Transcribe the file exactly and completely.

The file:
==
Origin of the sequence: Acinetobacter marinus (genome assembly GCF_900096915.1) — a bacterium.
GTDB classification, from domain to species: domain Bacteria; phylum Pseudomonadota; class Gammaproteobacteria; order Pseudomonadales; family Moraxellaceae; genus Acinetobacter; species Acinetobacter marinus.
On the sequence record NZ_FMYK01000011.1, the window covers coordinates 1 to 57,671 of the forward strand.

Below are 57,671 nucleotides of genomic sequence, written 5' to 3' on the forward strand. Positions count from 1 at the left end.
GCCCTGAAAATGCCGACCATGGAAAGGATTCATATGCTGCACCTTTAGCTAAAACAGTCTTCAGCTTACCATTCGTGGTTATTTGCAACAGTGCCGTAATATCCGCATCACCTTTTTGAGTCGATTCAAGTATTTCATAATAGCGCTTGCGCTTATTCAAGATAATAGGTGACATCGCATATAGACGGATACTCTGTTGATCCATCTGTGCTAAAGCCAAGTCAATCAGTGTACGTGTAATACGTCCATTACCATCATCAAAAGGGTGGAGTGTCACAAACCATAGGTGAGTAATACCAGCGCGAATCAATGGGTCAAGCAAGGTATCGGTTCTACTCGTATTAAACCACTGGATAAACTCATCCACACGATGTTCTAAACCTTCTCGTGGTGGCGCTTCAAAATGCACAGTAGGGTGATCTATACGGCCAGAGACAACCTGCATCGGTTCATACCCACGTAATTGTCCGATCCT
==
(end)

Origin of the sequence: Acinetobacter marinus (genome assembly GCF_900096915.1) — a bacterium.
GTDB classification, from domain to species: domain Bacteria; phylum Pseudomonadota; class Gammaproteobacteria; order Pseudomonadales; family Moraxellaceae; genus Acinetobacter; species Acinetobacter marinus.
On the sequence record NZ_FMYK01000011.1, the window covers coordinates 1 to 57,671 of the forward strand.

Below are 57,671 nucleotides of genomic sequence, written 5' to 3' on the forward strand. Positions count from 1 at the left end.
GCCCTGAAAATGCCGACCATGGAAAGGATTCATATGCTGCACCTTTAGCTAAAACAGTCTTCAGCTTACCATTCGTGGTTATTTGCAACAGTGCCGTAATATCCGCATCACCTTTTTGAGTCGATTCAAGTATTTCATAATAGCGCTTGCGCTTATTCAAGATAATAGGTGACATCGCATATAGACGGATACTCTGTTGATCCATCTGTGCTAAAGCCAAGTCAATCAGTGTACGTGTAATACGTCCATTACCATCATCAAAAGGGTGGAGTGTCACAAACCATAGGTGAGTAATACCAGCGCGAATCAATGGGTCAAGCAAGGTATCGGTTCTACTCGTATTAAACCACTGGATAAACTCATCCACACGATGTTCTAAACCTTCTCGTGGTGGCGCTTCAAAATGCACAGTAGGGTGATCTATACGGCCAGAGACAACCTGCATCGGTTCATACCCACGTAATTGTCCGATCCT